Immigration as a Two-Way Street: Beyond the Melting Pot
Integration of immigrants to the United States is a vibrant, dynamic process that involves not just immigrants but receiving communities, public institutions and private organizations.
Millions of immigrants begin their new American lives in cities. Since the 19th century, immigrants have propelled the rapid growth both of American coastal cities like Boston, New York and San Francisco, and their interior counterparts, including Chicago, Cleveland and Kansas City. For most immigrants, settling in large cities allows them to build enclaves with fellow newcomers who speak the same language, enjoy similar customs and practice the same religion. These enclaves have often been located near jobs that attracted immigrants.
Although immigrants by the thousands still settle in large cities like Los Angeles, a growing number of immigrants instead choose smaller U.S. cities, suburbs and rural communities. In general, these new settlement patterns reflect the availability of jobs, but they also reflect the availability of affordable housing and good schools.
Immigration to smaller U.S. cities and rural areas is bringing new population and economic and cultural renewal to many regions of the country. But it also brings challenges for both the newcomers and established residents. One metaphor that is often used to describe the United States is the “Great Melting Pot.” This refers to the fusing of many different cultures, languages and religions to form one national identity. However, the “melting pot” notion is too simple. The process of transforming a country of many immigrants into a nation has often been slow and complex.
When many people talk about immigration they use the word “assimilation” to describe how previous generations of newcomers became part of American society and thus played their part in the “melting pot.” But the term “assimilation” often misleads. First, it assumes that many of our immigrant ancestors quickly and willingly changed their cultural practices and spoke English. In fact, history shows us that many immigrant communities remained distinct for generations. Secondly, insisting on the assimilation of newcomers assumes that their integration is a one-way process in which only the newcomers make changes in lifestyle, cultural practices and language. Nothing could be further from the truth.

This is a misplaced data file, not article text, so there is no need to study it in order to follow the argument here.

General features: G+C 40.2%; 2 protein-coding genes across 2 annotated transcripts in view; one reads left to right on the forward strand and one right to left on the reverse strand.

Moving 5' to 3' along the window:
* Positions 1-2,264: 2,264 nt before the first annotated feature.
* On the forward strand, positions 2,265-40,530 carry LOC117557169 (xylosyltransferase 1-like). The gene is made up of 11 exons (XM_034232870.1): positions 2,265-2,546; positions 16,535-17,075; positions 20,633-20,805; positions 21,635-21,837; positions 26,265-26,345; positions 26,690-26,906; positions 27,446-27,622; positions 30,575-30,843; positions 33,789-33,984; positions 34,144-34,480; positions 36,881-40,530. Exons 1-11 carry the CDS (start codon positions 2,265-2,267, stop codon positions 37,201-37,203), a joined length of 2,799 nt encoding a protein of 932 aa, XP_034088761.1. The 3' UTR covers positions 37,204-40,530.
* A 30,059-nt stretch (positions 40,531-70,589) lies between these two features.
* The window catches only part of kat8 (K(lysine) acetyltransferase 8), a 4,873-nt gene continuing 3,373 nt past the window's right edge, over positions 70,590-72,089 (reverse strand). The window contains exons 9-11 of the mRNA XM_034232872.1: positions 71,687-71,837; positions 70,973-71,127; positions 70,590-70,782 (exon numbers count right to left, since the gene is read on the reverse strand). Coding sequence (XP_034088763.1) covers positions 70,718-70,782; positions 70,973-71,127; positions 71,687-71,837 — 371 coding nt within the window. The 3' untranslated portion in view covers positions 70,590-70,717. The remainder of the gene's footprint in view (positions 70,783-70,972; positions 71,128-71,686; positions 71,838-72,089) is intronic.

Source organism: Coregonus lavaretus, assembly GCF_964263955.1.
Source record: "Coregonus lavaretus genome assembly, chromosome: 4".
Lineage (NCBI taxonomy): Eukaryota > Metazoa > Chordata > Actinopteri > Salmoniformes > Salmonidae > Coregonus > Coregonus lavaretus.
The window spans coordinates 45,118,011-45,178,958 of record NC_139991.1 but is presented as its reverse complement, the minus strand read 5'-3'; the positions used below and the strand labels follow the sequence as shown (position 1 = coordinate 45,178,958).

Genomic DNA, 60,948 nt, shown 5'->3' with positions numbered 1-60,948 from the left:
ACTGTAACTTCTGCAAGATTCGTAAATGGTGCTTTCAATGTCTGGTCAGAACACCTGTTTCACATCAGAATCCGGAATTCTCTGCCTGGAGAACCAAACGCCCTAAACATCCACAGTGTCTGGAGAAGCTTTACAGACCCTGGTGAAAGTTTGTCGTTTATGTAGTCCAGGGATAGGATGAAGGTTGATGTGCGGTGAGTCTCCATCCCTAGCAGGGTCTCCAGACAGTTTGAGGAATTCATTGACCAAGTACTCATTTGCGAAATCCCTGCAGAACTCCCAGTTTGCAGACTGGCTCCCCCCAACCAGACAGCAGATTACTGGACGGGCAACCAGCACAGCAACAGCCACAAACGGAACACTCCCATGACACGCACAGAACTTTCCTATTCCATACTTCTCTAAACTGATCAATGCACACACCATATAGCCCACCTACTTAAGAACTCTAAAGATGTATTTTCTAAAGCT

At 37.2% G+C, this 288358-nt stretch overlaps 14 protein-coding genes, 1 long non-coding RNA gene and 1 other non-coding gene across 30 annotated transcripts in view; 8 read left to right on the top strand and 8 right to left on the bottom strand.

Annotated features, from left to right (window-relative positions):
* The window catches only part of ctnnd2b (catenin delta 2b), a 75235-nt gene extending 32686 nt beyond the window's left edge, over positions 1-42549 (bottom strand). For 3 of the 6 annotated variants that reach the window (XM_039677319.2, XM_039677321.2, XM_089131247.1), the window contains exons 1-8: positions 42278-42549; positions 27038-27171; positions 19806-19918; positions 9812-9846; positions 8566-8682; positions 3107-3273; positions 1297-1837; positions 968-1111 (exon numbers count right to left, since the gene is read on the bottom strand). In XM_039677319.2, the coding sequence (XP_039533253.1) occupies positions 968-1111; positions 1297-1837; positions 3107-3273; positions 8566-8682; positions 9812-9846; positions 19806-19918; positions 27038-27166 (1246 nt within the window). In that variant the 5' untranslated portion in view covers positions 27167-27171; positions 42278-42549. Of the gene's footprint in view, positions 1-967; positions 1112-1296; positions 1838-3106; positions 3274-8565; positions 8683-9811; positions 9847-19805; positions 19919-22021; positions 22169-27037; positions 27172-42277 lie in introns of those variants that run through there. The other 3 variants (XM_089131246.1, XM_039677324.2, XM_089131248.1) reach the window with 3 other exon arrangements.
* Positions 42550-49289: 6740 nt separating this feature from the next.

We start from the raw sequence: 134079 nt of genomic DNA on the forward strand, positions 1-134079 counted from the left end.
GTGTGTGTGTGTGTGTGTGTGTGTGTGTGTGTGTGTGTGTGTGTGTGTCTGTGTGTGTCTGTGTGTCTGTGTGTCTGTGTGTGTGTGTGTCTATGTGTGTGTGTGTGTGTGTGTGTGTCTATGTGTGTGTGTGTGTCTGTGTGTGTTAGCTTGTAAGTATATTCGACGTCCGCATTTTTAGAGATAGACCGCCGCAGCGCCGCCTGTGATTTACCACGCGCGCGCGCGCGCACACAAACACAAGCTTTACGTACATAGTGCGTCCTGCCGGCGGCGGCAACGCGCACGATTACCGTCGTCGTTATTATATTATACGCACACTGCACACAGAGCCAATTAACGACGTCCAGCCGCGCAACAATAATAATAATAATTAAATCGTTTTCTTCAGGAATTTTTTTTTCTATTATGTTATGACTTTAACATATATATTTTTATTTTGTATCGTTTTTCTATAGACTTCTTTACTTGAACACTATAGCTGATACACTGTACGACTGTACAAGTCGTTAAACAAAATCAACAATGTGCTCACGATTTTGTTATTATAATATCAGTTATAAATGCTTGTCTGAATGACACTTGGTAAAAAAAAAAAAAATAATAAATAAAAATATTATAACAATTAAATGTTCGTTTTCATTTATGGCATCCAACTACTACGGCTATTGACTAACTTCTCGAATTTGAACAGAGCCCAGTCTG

Integration of immigrants to the United States is a vibrant, dynamic process that involves not just immigrants but receiving communities, public institutions and private organizations. It is true that newcomers must learn English, and come to understand American lifestyles and cultural practices, and must find jobs. These adjustments can be very difficult and can take several years, if not decades, particularly for those who lack job skills readily transferred to U.S. workplaces and for whom learning English is difficult.
Established residents and their institutions also are responsible for integrating immigrants. “Accommodation” is probably the best way to describe the give-and-take. Schools, for example, provide interpreters to communicate with newcomer parents. Law enforcement officials learn about newcomer populations through cultural competency training. Individual citizens also help by tutoring newcomers in English and orienting them to local resources. A growing number of U.S. workplaces make reasonable accommodations for newcomers’ religious needs as long as safety is not compromised.
Recognizing and managing expectations on the part of newcomers and citizens alike also is important. Immigrant newcomers cannot be expected to learn English overnight or “assimilate” and adopt American customs and lifestyles in a few short weeks. Immigrants are certainly transformed by settling in the United States, but their new communities are transformed as well.
Debates and social tension about immigration in the United States often reflect unrealistic expectations that newcomers will swiftly learn and speak English. These expectations often underestimate how long it takes to learn English, especially for adults. Anti-immigrant sentiment is often expressed with complaints about immigrants who “refuse to learn English” or about bilingual signs in stores and hospitals. Despite these social and political tensions, debate—and rancor—about immigration are neither new nor impossible to work through. Similar debates have come and gone throughout U.S. history. They usually reflected broad changes in the economy and job markets.
Over the course of U.S. history, immigrants’ countries of origin have changed along with the languages, customs and cultures they bring. Today’s immigrants face the same challenges as earlier newcomers in adapting to U.S. society and culture. And some U.S. citizens evince the same negative attitudes toward immigrants that their own immigrant ancestors encountered. Yet, despite the reciprocal challenges of adaptation and integration, immigrants continue to seek better lives in the United States, and U.S. society continues to be transformed.
Mark A. Grey is a professor of anthropology at the University of Northern Iowa and director of the Iowa Center for Immigrant Leadership and Integration. He is also lead author of “Postville USA: Surviving Diversity in Small-Town America.”